MIKE HSU'S BLOG

Camp Freddy and the Dive Bar Theory

CAMP FREDDY is a cover band from LA that features a loose collection of local rock stars. Most recently featuring the talents of Billy Morrison (CIRCUS DIABLO, THE CULT), Dave Navarro (JANE'S ADDICTION, RED HOT CHILI PEPPERS), Matt Sorum (GUNS N' ROSES, VELVET REVOLVER), Donovan Leitch (son of singer Donovan), and Chris Chaney (JANE'S ADDICTION).

They've been doing this for years,  when their schedules permit and have had some great talent join them on stage. A couple of nights ago they were joined by Slash, and Linkin Park singer, Chester Bennington. I've included some fan filmed footage below. It's rough and at times, they stumble, but it's good to see professionals loosen up and have fun for free drinks.

In my opinion, Rock music is best experienced in sweaty, hole in the wall clubs, that are way over capacity, and have dollar beer specials. There have been times where the chemistry of the night coalesced into a transcendental experience. The Band, the booze, the mix of customers and characters, all can contribute to a memorable evening.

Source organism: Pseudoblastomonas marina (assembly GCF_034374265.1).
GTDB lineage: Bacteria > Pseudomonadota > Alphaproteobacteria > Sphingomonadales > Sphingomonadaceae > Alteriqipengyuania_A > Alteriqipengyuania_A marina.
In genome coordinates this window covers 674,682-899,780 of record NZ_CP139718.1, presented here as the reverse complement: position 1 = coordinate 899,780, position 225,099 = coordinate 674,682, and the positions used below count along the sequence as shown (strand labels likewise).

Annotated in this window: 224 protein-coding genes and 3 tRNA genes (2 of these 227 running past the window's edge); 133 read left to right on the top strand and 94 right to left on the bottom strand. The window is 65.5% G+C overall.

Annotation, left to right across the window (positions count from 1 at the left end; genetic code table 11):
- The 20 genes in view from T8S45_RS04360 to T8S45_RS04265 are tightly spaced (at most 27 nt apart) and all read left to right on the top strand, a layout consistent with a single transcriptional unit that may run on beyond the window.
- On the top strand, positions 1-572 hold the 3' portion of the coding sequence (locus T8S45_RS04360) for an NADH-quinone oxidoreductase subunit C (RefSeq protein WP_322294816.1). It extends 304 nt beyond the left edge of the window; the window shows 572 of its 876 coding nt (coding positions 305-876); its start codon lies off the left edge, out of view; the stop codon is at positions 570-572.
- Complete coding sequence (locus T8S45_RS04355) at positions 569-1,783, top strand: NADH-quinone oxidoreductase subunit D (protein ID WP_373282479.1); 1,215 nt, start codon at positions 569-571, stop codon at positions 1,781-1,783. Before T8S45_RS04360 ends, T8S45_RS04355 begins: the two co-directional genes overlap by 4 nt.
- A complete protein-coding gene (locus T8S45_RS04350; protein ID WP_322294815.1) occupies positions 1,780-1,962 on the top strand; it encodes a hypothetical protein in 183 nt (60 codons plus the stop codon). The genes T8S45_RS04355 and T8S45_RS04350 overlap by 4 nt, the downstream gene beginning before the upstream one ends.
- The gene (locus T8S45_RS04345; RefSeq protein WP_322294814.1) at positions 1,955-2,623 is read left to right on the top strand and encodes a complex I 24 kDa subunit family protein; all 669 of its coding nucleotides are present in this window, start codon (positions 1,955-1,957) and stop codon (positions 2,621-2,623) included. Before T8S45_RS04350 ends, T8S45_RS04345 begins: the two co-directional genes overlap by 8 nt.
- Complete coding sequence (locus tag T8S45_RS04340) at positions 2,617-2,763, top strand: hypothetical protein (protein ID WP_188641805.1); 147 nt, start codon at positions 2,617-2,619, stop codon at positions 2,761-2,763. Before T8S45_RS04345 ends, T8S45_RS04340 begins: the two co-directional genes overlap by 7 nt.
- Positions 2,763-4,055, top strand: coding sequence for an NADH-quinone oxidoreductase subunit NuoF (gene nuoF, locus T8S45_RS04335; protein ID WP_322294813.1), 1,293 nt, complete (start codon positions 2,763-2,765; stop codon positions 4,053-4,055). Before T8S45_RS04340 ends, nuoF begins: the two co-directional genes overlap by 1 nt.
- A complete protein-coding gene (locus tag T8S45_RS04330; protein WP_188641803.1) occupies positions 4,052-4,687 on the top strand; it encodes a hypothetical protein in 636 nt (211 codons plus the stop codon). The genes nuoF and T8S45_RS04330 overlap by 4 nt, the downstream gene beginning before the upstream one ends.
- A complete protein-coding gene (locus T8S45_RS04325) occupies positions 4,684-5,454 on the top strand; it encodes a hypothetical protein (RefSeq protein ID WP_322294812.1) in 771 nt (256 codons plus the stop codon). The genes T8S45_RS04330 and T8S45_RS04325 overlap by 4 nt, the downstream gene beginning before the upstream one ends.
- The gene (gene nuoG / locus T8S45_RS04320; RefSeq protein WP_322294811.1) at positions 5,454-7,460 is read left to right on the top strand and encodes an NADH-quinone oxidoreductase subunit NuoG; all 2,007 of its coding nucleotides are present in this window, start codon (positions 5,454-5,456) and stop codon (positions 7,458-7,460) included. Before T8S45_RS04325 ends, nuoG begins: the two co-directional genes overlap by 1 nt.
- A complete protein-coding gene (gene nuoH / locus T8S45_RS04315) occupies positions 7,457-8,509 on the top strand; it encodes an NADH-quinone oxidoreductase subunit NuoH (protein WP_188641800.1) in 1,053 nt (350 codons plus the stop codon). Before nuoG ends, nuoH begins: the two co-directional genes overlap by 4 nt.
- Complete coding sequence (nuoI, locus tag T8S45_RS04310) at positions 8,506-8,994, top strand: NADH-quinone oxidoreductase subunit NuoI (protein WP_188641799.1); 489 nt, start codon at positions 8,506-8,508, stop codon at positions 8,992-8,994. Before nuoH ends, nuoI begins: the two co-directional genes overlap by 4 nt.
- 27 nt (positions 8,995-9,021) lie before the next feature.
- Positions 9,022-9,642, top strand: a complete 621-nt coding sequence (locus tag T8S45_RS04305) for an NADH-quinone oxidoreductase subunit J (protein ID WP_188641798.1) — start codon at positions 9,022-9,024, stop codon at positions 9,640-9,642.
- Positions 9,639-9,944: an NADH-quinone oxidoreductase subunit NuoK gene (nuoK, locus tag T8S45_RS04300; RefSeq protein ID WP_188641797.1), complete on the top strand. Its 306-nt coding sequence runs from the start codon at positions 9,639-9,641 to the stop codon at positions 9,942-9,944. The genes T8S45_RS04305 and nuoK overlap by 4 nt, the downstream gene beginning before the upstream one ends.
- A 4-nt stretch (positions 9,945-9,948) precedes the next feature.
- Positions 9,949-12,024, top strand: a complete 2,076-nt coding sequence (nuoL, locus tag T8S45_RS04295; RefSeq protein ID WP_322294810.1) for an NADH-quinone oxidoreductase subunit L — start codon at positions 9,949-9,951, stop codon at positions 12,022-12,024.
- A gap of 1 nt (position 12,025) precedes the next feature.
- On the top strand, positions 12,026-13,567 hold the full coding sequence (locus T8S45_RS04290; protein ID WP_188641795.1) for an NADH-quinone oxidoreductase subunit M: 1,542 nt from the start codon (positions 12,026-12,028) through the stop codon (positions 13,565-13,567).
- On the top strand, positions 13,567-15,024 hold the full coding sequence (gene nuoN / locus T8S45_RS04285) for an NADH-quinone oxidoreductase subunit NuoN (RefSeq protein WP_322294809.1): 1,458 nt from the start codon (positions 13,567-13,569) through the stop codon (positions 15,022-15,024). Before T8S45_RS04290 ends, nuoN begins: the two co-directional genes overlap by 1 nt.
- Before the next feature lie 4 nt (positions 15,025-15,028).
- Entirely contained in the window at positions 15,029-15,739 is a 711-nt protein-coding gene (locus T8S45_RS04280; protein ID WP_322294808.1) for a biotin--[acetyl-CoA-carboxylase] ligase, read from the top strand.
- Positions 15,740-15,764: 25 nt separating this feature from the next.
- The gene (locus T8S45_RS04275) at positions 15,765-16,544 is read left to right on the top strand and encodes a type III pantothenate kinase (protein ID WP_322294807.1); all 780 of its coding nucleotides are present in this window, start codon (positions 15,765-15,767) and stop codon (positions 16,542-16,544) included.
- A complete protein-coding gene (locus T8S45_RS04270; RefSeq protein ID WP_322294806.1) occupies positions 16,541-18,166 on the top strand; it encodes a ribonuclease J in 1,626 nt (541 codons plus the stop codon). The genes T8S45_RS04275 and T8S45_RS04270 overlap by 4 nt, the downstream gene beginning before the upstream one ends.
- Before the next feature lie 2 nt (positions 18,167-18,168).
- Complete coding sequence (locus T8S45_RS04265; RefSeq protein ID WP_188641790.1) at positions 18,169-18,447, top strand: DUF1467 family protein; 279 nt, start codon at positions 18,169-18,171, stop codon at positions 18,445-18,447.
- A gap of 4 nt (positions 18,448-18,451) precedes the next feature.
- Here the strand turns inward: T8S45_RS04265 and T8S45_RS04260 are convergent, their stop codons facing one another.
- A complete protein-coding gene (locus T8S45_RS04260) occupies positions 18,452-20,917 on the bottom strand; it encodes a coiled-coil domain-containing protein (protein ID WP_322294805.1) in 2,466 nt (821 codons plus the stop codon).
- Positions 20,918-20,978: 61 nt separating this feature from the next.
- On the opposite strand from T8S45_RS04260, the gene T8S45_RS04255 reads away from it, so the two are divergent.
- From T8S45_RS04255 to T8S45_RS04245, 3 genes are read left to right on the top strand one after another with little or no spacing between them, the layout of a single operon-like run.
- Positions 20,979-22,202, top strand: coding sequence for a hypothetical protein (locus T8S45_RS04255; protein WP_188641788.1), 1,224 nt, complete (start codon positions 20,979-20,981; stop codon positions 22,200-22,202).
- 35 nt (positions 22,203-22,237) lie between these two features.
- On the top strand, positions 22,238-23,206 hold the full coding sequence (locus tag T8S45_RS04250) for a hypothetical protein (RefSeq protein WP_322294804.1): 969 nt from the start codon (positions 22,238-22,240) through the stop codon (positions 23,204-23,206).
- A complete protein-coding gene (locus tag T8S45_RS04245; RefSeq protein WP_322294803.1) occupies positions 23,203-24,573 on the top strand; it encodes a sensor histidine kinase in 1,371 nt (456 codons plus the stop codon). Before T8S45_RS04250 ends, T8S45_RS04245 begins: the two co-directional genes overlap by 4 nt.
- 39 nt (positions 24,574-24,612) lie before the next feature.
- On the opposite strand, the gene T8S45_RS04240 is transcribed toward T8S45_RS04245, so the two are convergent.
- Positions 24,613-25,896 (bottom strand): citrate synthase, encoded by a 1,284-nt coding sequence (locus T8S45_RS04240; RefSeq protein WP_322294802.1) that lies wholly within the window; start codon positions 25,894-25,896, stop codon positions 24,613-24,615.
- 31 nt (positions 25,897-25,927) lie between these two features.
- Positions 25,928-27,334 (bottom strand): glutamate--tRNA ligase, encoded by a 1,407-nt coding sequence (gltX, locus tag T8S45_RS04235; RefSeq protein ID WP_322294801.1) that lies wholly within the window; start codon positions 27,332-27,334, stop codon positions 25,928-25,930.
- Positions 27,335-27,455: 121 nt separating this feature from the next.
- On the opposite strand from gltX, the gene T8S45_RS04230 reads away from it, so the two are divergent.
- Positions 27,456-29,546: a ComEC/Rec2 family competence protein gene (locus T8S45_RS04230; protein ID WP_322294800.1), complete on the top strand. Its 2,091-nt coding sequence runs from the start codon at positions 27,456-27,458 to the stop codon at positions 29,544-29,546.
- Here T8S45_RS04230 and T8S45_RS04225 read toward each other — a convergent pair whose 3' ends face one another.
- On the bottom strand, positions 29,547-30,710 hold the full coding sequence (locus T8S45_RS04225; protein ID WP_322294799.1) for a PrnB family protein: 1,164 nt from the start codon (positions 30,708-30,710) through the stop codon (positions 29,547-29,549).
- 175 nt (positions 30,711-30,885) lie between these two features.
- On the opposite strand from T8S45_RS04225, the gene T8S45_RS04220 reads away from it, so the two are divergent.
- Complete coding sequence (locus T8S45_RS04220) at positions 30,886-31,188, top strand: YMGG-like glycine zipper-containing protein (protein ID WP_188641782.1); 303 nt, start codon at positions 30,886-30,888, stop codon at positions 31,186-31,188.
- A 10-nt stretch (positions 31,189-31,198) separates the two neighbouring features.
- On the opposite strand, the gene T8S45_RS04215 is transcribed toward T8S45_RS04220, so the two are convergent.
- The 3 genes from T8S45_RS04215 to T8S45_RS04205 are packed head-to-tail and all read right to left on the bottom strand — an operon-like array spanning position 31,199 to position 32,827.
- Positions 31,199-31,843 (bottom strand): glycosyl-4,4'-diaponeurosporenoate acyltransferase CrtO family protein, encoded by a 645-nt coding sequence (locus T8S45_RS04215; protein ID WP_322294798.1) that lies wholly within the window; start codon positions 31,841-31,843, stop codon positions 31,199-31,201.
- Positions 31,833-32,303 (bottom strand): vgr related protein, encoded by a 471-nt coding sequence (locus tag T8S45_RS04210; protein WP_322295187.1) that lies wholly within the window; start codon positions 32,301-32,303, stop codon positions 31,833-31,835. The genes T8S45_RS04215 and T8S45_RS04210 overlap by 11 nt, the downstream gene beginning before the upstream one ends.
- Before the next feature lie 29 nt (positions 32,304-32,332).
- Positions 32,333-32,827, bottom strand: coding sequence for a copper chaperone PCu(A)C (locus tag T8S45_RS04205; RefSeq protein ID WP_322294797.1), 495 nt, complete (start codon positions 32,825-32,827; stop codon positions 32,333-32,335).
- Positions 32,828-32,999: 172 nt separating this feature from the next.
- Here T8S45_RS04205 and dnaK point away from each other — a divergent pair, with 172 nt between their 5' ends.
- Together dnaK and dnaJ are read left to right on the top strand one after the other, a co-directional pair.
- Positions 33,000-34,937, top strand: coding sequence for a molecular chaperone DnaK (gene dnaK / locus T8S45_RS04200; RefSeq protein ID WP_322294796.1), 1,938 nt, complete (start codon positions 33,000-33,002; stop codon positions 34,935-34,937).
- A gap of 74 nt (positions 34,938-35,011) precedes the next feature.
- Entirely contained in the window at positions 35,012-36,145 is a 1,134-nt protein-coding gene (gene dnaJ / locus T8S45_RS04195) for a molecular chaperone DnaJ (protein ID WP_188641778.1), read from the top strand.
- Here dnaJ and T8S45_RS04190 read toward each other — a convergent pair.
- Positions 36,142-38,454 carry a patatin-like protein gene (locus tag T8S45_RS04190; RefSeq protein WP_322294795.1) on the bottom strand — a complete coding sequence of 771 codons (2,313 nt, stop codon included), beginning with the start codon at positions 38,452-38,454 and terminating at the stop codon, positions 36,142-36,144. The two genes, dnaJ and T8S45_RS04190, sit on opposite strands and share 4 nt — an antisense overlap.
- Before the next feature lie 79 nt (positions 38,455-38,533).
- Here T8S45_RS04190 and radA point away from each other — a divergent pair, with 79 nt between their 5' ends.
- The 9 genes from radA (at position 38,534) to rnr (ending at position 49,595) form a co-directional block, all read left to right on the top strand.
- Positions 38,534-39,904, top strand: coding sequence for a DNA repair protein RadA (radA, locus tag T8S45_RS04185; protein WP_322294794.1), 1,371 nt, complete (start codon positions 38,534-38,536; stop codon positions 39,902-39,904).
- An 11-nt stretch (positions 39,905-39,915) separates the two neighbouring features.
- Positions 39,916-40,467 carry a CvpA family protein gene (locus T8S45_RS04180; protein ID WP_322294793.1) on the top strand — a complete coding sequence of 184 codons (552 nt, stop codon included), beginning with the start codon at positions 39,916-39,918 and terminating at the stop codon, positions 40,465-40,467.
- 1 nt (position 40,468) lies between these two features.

Not to sound like an old fartbag, but I remember seeing the Smashing Pumpkins doing a free show in a club called Twisters in Richmond, VA. The club was about the same size as the Bull Pen at Fenway Park and in total violation of any kind of safety code. The Pumpkins blew the place apart. I remember seeing Soundgarden at the Hampshire College Dining Commons and thinking the roof was going to come down because the low end made the walls vibrate. I know; I was being crushed against it. Then there was the loogee shower Anthony Keidis took at the dearly missed Channel in Boston. The Red Hot Chili Peppers were just starting to launch into the stratosphere with their album "Mother's Milk". They had a fresh faced, mohawked 18 year old guitar player named John Frusciante (before his long ride on the Heroine horse). He was wearing a cheerleader skirt and every time he kicked up his legs you could see his ball bag swinging in the faces of the people smashed against the stage. In between songs, Keidis says, "I don't know if you heard the bad news about Larry Birds wrist?" (The Chilis are infamous Lakers fans, and this was the mid-80's) "Yeah, apparently he was giving Magic Johnson a reachaorund and strained his wrist." First it was the thunderous booing. Then, a whirling hailstorm of snot saturates the stage. Everybody was spitting, even the bouncers. Keidis just stood there with his arms open, receiving the gooey retort. Spittle dripping from his nose and arms. It was very special. Not that the performances below are anything like those. It just reminded me of how the audience can become part of the show at great gigs. You can't get that at the local Enormo-Dome.

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